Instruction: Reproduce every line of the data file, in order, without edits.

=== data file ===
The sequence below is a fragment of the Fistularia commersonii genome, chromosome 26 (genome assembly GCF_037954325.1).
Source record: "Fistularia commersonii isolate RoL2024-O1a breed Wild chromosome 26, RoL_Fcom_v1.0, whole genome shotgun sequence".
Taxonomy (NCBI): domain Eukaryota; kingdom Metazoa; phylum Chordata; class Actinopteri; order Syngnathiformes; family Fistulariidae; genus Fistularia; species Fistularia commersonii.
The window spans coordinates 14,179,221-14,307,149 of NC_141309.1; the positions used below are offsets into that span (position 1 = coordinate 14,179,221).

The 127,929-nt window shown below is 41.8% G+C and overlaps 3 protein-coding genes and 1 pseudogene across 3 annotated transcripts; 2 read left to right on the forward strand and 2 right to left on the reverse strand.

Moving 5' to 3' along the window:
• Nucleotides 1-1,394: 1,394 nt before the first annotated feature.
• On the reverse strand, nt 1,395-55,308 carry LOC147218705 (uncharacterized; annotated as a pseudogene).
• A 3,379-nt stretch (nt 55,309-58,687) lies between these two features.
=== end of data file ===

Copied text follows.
The sequence below is a fragment of the Fistularia commersonii genome, chromosome 26 (genome assembly GCF_037954325.1).
Source record: "Fistularia commersonii isolate RoL2024-O1a breed Wild chromosome 26, RoL_Fcom_v1.0, whole genome shotgun sequence".
Taxonomy (NCBI): domain Eukaryota; kingdom Metazoa; phylum Chordata; class Actinopteri; order Syngnathiformes; family Fistulariidae; genus Fistularia; species Fistularia commersonii.
The window spans coordinates 14,179,221-14,307,149 of NC_141309.1; the positions used below are offsets into that span (position 1 = coordinate 14,179,221).

The 127,929-nt window shown below is 41.8% G+C and overlaps 3 protein-coding genes and 1 pseudogene across 3 annotated transcripts; 2 read left to right on the forward strand and 2 right to left on the reverse strand.

Moving 5' to 3' along the window:
• Nucleotides 1-1,394: 1,394 nt before the first annotated feature.
• On the reverse strand, nt 1,395-55,308 carry LOC147218705 (uncharacterized; annotated as a pseudogene).
• A 3,379-nt stretch (nt 55,309-58,687) lies between these two features.